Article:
One of the hotbeds of resistance, the historian underlined, “is the John Paul II Institute for the family, whose heads were recently removed by Bergoglio”. Traditionalists are also targeting Francis for the part his migration policy is playing in destabilizing Europe and obliterating western civilization.

Political-theological opposition

 
The attack against Francis is global. “There is a strong geopolitical element in the circles that oppose Francis,” observes Agostino Giovagnoli, Professor of Contemporary History at the Università Cattolica  and expert on dialogue with China. They are accusing Bergoglio of not proclaiming the truths of the faith with sufficient vigour but in reality they are blaming him for not defending the West’s primacy. This opposition has political motivations that are masked by theological and ecclesial questions”. China is an example of this.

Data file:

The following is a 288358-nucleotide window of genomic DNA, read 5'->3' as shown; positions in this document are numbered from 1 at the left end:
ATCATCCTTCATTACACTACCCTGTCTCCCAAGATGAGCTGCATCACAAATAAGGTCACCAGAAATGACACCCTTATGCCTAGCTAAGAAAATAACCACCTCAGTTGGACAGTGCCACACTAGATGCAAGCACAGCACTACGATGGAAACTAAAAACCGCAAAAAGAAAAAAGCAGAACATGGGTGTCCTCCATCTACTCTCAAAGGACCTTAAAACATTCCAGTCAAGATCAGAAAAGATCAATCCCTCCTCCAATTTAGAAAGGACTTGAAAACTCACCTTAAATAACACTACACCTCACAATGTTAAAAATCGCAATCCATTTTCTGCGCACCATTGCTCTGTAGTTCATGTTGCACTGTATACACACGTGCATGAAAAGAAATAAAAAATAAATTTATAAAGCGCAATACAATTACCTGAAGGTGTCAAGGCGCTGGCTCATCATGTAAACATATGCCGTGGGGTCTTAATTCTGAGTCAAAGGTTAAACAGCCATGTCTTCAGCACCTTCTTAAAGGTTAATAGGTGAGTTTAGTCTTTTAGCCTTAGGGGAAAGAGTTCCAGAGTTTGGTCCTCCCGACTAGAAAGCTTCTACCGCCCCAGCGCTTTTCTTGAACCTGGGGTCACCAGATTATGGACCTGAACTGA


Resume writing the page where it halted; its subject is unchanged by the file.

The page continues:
“There is an alliance between Honk Kong circles, sectors within the US and Europe’s right-wing: they are accusing Francis of putting the goal of uniting the Church in China before the defense of religious freedom,” he continues. Such positions are often expressed by Catholic news agency Asianews. These critics say the Pope should affirm religious freedom as a political argument against Beijing instead of seeking dialogue through diplomatic means”.

Opposition - which also finds backing in the Curia –is also being voiced by clerics with Vatican connections, such as the liturgist and theologian Fr. Nicola Bux, a consultant to the Congregation for the Doctrine of the Faith and the Office of Liturgical Celebrations.